I believe the best course of action in a situation in which the patient is clearly exhibiting drug-seeking behavior would be to gently ask the patient why they think they need painkillers, facilitating an open and honest conversation about their relationship with the substance. I would explain to them that a prescription to painkillers isn’t necessary based on my assessment, but that I would be happy to hear why they think the contrary without making any suggestion of addiction or accusation of deceit. If they confess that they wanted to use the drugs for no valid medical reason, I would gently discuss how a drug rehabilitation center could benefit their mental and physical well-being, as well as gradually lower their dependence on the substance. I would show sympathy for the patient by explaining that recovery is possible if we can collaborate, and that I would be happy to answer any questions they had about treatment options.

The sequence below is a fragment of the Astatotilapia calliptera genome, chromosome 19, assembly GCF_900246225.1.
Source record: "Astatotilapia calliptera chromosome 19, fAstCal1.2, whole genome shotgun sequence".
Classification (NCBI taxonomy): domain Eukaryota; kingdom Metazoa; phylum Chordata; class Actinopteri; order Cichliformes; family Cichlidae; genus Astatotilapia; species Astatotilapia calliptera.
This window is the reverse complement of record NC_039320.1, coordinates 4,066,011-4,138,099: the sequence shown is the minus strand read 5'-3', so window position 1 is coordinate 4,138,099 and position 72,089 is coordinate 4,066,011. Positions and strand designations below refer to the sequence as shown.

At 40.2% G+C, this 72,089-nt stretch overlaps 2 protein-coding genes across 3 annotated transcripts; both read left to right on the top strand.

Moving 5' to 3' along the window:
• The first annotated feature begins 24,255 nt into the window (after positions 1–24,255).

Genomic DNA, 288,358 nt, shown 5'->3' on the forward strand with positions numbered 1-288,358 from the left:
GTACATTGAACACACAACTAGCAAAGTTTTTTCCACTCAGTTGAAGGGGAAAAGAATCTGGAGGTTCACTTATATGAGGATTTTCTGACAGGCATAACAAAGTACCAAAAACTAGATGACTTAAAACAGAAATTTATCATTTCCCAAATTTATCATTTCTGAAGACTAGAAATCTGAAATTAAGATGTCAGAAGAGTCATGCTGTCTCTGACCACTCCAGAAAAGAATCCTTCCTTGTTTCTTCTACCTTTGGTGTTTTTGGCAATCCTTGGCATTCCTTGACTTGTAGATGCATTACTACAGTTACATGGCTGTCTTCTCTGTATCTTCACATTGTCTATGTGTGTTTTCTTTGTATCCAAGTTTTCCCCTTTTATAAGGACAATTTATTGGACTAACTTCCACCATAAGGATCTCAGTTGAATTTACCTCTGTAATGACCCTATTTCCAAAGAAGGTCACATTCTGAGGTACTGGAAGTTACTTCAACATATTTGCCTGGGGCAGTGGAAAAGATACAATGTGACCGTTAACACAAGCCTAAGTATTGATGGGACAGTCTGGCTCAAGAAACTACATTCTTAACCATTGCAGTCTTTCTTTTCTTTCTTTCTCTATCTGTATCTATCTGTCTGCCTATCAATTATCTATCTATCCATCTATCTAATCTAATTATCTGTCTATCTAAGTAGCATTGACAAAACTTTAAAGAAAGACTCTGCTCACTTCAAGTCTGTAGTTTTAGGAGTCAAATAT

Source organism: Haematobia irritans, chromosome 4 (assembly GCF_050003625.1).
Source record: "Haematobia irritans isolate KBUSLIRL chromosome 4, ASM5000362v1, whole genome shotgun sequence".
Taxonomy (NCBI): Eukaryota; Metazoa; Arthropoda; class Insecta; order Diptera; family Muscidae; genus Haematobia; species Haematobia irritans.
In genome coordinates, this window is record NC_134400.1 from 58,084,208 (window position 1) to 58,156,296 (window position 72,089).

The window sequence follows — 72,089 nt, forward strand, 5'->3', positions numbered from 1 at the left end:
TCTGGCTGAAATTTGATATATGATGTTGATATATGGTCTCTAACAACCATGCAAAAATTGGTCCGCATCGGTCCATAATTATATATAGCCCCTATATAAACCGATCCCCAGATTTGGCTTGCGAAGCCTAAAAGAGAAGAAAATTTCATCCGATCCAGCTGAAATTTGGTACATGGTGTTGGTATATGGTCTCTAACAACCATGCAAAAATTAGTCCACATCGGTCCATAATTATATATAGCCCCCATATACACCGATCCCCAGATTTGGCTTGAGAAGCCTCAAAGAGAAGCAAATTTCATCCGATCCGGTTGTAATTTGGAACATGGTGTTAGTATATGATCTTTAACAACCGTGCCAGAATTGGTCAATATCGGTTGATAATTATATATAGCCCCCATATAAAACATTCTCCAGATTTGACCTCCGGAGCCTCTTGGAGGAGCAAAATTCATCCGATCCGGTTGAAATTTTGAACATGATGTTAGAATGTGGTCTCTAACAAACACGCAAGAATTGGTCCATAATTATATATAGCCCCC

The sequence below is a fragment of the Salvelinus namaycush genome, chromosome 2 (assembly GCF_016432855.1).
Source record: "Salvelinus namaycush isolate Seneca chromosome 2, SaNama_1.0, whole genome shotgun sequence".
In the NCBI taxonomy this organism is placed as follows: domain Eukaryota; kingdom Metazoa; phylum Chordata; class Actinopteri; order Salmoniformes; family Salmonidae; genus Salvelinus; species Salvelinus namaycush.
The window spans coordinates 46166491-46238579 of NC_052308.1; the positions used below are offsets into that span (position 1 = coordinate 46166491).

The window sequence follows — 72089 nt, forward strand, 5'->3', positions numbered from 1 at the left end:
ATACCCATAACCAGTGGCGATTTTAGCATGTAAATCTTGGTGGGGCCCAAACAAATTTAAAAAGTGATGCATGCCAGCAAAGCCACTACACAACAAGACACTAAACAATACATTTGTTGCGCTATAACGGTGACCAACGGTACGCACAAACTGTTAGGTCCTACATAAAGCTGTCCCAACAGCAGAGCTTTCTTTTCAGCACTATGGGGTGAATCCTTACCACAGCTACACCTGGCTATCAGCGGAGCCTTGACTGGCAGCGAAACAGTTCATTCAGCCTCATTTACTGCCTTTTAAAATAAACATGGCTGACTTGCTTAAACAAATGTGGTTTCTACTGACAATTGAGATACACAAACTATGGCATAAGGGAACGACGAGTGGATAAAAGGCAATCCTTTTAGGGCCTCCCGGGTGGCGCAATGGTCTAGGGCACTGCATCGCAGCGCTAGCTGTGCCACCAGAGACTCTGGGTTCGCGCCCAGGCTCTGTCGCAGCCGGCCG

2.      Can you describe a situation in which your initial assessment was proved wrong?